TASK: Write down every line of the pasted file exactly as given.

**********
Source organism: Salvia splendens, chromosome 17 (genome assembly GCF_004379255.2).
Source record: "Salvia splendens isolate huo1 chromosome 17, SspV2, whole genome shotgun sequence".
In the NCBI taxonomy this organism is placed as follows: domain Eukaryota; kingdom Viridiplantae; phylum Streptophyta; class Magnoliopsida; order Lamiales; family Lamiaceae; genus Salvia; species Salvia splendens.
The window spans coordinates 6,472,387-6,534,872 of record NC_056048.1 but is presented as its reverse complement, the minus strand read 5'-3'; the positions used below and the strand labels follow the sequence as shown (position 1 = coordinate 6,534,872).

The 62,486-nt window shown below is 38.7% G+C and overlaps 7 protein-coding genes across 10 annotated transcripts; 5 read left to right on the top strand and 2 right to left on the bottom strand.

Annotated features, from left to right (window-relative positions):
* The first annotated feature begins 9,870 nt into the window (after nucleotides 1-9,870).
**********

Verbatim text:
Source organism: Salvia splendens, chromosome 17 (genome assembly GCF_004379255.2).
Source record: "Salvia splendens isolate huo1 chromosome 17, SspV2, whole genome shotgun sequence".
In the NCBI taxonomy this organism is placed as follows: domain Eukaryota; kingdom Viridiplantae; phylum Streptophyta; class Magnoliopsida; order Lamiales; family Lamiaceae; genus Salvia; species Salvia splendens.
The window spans coordinates 6,472,387-6,534,872 of record NC_056048.1 but is presented as its reverse complement, the minus strand read 5'-3'; the positions used below and the strand labels follow the sequence as shown (position 1 = coordinate 6,534,872).

The 62,486-nt window shown below is 38.7% G+C and overlaps 7 protein-coding genes across 10 annotated transcripts; 5 read left to right on the top strand and 2 right to left on the bottom strand.

Annotated features, from left to right (window-relative positions):
* The first annotated feature begins 9,870 nt into the window (after nucleotides 1-9,870).